Rare Saws

iMyFone LockWiper

Japanese Saws


Woodworking with P. Michael Henderson


Sharpening Chisels and Some Comments

1 of 3  

I teach hand cut dovetails and the students use my chisels to chop out the waste. So after each class, I have to go through my chisels and sharpen the ones the students used.

Over the years, I've tried different techniques for sharpening and have settled on a technique which I find to be fast and produces an excellent edge.

I use certain equipment in the sharpening process, and while some of it is expensive, it's generally a once in a lifetime purchase.

Note that this is a way to keep your working chisels sharp. If you purchase antique chisels there's almost always a lot of additional work required to flatten the backs. I do not cover any of that - this is just a technique for keeping working chisels sharp.

Before I begin, let me first introduce the chisels because I'm going to make some comments about different brands of chisels as part of the discussion.

The first batch consists of a set of Lie Nielsen (LN) chisels, a set of Lee Valley (LV) chisels, and a set of no-name carbon steel chisels.

These are the ones most people gravitate towards. The LV chisels (PM-V11) retain their edge the longest. The LN A2 are next, and the carbon steel set gives up first.

The next batch is a set of Japanese laminated chisels. I've replaced the handles on this set with handles that are more "western" (no hoops) because I find traditional Japanese chisel handles uncomfortable.

I encourage people to use the Japanese chisels so that they can compare them to the western chisels. They retain their edge very well, almost as well as the LV chisels, and probably as well as the LN chisels.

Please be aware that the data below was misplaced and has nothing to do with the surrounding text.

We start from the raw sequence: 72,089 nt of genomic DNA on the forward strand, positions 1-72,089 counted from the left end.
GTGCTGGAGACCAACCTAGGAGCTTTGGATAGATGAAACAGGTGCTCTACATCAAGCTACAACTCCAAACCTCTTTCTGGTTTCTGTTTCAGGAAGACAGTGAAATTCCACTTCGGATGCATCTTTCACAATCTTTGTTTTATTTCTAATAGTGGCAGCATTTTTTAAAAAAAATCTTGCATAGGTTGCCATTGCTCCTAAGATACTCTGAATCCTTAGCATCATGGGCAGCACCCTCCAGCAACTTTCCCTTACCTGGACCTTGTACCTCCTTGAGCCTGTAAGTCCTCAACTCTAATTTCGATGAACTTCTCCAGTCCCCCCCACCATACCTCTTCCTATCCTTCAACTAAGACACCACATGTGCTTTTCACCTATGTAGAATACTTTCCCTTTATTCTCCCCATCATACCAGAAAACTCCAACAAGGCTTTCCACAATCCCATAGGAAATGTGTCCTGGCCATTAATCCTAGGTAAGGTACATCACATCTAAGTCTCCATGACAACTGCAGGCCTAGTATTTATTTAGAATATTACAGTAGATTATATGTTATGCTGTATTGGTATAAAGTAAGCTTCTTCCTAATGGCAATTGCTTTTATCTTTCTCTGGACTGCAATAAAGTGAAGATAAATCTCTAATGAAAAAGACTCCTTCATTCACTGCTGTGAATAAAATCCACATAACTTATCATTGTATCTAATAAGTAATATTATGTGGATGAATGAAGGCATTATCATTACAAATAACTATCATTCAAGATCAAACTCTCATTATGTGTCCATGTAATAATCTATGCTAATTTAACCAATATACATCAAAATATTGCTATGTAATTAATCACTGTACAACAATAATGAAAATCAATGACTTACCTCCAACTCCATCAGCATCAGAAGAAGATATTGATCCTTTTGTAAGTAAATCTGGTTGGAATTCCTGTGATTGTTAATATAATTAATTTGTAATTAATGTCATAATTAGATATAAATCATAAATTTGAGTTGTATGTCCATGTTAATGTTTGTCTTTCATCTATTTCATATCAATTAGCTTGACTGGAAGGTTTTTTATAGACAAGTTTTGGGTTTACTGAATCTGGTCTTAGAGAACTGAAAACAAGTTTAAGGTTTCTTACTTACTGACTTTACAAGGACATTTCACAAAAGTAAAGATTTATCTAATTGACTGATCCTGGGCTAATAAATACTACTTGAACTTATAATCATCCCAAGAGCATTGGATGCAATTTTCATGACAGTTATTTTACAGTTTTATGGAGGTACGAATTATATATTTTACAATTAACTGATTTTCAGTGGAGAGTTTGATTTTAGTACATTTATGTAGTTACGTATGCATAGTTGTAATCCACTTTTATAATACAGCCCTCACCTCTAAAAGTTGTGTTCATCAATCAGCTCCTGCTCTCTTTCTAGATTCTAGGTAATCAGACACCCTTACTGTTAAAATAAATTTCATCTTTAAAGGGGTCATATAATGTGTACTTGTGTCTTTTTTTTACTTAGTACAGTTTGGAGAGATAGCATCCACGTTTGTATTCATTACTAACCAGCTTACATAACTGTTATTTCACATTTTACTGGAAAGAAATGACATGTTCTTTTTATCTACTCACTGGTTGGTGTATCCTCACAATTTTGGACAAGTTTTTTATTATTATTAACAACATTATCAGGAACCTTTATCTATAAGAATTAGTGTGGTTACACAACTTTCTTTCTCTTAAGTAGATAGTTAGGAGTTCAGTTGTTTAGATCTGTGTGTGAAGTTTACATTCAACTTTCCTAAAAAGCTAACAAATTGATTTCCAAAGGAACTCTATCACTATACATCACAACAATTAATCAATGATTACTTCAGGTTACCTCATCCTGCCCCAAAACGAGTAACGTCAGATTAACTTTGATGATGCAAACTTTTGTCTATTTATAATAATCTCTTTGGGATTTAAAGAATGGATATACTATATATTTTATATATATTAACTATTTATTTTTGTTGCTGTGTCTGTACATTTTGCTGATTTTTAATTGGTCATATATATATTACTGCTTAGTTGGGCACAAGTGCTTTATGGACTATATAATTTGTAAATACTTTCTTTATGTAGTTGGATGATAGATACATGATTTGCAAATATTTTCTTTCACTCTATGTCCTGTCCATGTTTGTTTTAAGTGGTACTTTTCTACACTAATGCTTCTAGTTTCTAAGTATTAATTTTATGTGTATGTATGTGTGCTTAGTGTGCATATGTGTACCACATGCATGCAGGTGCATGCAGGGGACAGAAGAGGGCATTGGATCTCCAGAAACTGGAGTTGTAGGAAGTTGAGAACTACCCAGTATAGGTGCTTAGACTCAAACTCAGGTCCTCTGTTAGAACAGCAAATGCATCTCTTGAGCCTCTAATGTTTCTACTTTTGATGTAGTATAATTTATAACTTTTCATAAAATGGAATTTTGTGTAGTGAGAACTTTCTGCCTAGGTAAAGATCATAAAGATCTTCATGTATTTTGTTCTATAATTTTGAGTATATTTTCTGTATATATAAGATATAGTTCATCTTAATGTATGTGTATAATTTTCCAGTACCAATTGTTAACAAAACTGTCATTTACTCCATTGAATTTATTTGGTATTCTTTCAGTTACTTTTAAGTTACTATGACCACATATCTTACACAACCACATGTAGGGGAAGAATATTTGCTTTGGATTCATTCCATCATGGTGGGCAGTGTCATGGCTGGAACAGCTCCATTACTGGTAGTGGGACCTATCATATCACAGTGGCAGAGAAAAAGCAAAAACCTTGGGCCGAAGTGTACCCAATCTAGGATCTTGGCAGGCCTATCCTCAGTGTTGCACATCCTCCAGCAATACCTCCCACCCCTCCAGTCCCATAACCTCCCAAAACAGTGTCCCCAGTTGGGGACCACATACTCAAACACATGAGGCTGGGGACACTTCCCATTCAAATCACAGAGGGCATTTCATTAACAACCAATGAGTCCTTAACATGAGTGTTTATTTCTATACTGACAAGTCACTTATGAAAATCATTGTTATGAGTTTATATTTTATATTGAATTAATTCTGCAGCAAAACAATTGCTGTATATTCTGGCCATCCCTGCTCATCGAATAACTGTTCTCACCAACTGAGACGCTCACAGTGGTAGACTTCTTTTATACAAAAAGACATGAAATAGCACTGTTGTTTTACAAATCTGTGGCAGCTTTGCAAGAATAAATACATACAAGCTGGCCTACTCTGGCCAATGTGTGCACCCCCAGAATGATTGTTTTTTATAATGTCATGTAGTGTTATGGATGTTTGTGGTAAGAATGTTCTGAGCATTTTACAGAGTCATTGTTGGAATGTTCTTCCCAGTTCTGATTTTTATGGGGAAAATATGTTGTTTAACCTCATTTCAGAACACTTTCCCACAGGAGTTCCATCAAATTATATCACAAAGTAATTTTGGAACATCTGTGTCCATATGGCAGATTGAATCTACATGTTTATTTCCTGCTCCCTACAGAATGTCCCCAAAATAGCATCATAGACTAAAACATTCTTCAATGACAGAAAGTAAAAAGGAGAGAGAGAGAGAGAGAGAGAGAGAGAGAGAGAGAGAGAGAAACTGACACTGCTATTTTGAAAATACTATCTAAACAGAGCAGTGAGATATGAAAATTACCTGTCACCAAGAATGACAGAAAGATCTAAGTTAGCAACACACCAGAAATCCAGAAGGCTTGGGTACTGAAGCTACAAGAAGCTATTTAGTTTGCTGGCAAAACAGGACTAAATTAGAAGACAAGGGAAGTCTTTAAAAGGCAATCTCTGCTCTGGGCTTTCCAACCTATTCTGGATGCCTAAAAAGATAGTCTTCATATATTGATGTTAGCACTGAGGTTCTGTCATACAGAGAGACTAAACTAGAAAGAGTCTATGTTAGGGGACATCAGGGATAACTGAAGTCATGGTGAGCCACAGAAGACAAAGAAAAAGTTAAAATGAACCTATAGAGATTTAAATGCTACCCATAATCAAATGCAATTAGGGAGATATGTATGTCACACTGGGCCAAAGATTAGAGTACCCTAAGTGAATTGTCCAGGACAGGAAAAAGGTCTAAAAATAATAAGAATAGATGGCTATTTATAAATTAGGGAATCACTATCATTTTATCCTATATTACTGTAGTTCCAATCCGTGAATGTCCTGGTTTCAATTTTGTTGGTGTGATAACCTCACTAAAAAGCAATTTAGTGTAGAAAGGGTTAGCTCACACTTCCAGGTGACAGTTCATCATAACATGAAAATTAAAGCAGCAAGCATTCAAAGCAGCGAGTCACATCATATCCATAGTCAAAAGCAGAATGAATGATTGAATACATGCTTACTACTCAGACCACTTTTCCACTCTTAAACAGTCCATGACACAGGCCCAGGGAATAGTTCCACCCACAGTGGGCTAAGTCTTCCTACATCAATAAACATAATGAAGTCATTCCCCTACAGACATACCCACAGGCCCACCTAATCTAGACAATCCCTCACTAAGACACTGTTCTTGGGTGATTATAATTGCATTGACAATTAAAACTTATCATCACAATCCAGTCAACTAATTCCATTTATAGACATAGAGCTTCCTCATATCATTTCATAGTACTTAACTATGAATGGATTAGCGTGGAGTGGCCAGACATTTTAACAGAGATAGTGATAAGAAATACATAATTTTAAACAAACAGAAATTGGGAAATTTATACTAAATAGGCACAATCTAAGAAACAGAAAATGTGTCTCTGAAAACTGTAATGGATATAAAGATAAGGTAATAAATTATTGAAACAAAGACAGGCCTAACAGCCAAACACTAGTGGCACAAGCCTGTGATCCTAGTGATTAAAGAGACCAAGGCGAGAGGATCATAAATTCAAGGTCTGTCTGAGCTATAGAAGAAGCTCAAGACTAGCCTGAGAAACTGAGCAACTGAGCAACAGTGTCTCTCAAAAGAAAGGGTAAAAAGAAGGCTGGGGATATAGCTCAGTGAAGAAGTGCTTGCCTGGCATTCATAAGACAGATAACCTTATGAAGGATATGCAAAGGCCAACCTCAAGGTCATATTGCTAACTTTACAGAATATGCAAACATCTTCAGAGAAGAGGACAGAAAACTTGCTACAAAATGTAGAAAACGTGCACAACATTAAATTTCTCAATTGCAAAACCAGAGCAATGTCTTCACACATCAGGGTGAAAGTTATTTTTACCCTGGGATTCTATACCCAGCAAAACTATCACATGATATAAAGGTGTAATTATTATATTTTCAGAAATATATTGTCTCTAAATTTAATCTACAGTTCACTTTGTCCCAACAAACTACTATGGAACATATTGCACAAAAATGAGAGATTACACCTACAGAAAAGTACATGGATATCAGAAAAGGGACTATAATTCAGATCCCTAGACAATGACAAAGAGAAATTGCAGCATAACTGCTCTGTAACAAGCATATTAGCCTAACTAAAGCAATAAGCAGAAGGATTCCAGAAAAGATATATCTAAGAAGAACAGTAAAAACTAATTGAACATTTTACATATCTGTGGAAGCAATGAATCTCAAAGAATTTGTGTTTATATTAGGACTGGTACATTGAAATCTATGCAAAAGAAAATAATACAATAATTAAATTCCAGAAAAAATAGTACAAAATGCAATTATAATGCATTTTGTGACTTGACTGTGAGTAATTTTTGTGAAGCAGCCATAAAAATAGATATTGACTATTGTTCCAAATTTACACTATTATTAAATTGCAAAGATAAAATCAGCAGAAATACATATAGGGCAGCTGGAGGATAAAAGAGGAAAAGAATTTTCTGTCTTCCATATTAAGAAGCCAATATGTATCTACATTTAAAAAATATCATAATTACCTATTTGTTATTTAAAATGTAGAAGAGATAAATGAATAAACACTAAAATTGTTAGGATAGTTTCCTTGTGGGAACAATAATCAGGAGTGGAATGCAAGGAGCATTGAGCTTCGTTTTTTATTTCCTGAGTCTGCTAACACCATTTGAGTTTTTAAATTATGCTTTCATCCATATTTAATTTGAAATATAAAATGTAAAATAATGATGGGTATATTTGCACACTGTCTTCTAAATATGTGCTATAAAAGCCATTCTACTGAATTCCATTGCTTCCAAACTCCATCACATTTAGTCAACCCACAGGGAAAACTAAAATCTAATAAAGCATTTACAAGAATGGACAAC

Most of the time, these are the two rolls of chisels I bring to class, because I've found over time that the edges hold up best on these chisels.

I used to bring the following antique chisels but rarely do so any more.

This roll consists of a complete set of Swan chisels, marked either "Best Cast Steel" or "Best Tool Steel", and a set of Witherby chisels. These chisels tend to be longer than modern chisels and I found that students had problems working with them.

I also found that the edges on these antique chisels did not hold up nearly as well as the modern western chisels, or the Japanese chisels.

The steel tends to be somewhat soft and the edges fail by rolling over, rather than chipping.

1 of 3  

Stanley Chisels



Copyright 2005-2018, wkFineTools.com and Wiktor Kuc.  All Rights Reserved.  Designated trademarks and brands are the property of their respective owners.
No part of the content from this website can be reproduced by any means without specific permission of the publisher.
Valid CSS!